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DID YOU READ

The week’s critic wrangle: “Battle In Heaven,” “Night Watch.”

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We’ve got a wicked, wicked headache, sorry if this is less than, you know, in English.

Marcos Hernández as Marcos.
+ "Battle In Heaven"
: The general thought seems to be that director Carlos Reygadas is tremendously gifted, but that his already infamous second film doesn’t come together.

That’s not a blowjob joke.

Several critics acknowledge that, for all this film is being heatedly discussed, no one in the non-film-geek world will ever care. Andrew O’Hehir at Salon:

Reygadas is already a famous figure within the tiny, insular world of international art film, which means both that a fair number of smart if unbelievably pretentious people are drawn to his work and that hardly any regular moviegoers have the faintest idea who he is. This creates currents of mini-hype and mini-backlash that are difficult to avoid, although I have tried. Considering his work independent of that context is especially hard, because almost nobody outside that context will see it (unless it gets sold in porn outlets by accident).

Scott Foundas at LA Weekly:

[W]hereas Reygadas’ first film [2002’s "Japón"] felt like the unadulterated expression of a raw and original artistic voice, his second bears all the markings of a movie made for a constituency, as if Reygadas had spent much of the time in between projects standing outside of himself, pondering, "What would Carlos Reygadas do for an encore?" Well, how about making a glib assault on Mexican national identity that is unrelentingly in-your-face in all the ways that "Japón" was enigmatic and subtle, and which is quite a few other things that "Japón" never was — namely cynical, contemptuous (of its characters and its audience) and opportunistic.

Manohla Dargis at the New York Times echoes Foundas’ sentiments: "There is a searching quality to his camerawork, but too often he seems to be searching for a meaning (not the meaning), almost as if he needed to justify his artistry." Jeff Reichert at Reverse Shot compares Reygadas to Alejandro Jodorowsky: "Both are plagued by fantastically grand visions (track down ‘El Topo,’ if you dare), a surfeit of imagination and ideas, and only nominal control over their own powers." Michael Atkinson at the Village Voice swoons over the film: "’Battle in Heaven,’ as ambitious as its title, is a living mystery, already notorious for hardcore-osity but so serious about its formal intelligence and so deep-dish in its evocations of inexpressible desolation, personal and social, that it occupies your skull like a siege of Huns."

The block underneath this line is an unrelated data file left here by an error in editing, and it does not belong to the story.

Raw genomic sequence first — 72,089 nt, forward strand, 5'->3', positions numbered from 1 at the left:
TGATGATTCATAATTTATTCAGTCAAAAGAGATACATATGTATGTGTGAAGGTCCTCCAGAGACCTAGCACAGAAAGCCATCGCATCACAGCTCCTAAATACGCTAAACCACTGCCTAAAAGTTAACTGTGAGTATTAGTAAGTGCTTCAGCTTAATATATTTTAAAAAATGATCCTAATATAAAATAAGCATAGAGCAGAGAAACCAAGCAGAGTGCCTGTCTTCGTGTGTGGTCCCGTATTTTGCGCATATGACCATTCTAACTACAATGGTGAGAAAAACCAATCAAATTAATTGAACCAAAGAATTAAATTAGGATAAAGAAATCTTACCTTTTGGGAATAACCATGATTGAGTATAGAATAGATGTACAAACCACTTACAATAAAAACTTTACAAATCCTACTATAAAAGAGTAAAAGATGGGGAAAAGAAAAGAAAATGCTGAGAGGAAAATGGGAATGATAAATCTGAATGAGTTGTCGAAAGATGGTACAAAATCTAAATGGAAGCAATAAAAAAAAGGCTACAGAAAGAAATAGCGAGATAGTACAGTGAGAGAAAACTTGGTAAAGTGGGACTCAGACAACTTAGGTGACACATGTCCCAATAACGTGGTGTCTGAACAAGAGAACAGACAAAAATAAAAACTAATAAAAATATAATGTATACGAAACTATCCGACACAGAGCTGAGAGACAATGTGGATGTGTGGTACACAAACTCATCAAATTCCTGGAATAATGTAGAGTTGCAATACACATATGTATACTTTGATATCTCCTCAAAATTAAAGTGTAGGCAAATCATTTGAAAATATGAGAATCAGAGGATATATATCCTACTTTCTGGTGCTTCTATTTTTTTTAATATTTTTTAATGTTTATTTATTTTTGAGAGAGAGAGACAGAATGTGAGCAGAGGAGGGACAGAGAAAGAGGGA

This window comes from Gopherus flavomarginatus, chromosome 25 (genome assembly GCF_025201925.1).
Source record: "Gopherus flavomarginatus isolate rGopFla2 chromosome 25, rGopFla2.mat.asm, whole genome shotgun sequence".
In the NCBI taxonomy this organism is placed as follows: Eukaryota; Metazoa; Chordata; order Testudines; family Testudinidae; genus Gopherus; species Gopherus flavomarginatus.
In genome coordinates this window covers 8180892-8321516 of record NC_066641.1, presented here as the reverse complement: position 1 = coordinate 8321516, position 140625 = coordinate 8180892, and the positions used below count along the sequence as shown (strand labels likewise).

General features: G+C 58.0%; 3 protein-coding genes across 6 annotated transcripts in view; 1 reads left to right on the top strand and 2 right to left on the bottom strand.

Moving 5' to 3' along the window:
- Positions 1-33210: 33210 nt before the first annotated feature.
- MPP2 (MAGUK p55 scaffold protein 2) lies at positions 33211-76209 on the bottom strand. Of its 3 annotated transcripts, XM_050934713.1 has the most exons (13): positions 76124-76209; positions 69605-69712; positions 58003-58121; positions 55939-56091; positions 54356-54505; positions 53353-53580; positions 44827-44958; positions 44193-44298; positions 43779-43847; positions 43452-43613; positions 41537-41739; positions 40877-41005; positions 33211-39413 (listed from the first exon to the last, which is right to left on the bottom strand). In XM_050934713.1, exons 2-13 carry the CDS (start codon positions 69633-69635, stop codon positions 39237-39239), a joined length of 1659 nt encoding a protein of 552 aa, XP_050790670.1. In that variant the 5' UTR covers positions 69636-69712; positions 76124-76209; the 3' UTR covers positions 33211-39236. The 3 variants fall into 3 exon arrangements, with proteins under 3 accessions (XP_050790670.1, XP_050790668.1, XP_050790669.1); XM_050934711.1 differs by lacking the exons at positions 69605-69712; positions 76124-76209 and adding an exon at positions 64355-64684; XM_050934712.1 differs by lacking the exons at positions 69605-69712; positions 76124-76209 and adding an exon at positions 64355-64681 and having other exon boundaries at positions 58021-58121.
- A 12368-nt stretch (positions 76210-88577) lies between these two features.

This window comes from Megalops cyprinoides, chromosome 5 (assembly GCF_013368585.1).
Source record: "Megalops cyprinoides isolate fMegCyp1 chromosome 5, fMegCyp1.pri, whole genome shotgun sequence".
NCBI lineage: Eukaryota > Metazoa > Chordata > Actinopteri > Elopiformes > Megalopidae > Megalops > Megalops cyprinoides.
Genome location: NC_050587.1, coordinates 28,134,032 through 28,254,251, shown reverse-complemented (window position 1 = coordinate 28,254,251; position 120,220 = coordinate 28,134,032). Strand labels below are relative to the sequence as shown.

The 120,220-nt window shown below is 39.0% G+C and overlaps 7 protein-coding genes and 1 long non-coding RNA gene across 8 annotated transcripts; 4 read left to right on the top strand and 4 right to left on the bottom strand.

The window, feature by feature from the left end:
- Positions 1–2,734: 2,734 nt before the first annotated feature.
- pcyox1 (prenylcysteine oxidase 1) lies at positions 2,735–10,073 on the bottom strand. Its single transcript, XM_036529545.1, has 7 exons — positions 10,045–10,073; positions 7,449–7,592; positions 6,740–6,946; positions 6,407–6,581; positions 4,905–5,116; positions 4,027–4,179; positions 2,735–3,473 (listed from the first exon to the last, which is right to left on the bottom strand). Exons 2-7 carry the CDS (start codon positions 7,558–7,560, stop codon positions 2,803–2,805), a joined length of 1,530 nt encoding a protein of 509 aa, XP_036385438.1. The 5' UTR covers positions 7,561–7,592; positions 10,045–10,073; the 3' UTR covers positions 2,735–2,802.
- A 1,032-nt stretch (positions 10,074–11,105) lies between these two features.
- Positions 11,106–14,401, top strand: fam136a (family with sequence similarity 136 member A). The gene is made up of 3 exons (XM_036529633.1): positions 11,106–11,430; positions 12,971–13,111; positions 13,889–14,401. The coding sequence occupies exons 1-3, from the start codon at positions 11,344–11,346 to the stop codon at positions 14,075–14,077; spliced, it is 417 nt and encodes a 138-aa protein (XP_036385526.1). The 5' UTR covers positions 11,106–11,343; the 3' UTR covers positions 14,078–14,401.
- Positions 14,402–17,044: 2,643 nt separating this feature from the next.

Here at IFC News, Matt Singer hates it.

 

Step out of the Gloom.
+ "Night Watch"
: J. Hoberman point out that Timur Bekmambetov Russian modern fantasy is a film in which"no longer extant Evil Empire reimagines itself" — he seems rather charmed by its post-Soviet gloom: "In its way, ‘Night Watch’ is the sci-fi spawn of ‘The Master and Margarita,’ the great underground novel of the 1930s era in which Satan and his familiars tour Stalin’s Moscow." David Edelstein at New York spends much of his article trying to describe the overly complicated plot, but ultimately finds the ending "a huge letdown…But for a good hour and change, the film is a big toy box that teases you out of the Gloom." Stephen Holden does the same (it’s, uh, a hell of a plot) — he concludes that "The film may be a mess — narratively muddled and crammed with many more vampires, shape-shifters and sorcerers than one movie can handle, but it bursts with a sick, carnivorous glee in its own fiendish games."

And our own rather hurried review is here.

Okay, we’re going to go home and lie on the couch with a cold compress. Once we figure out what that is. Back Tuesday.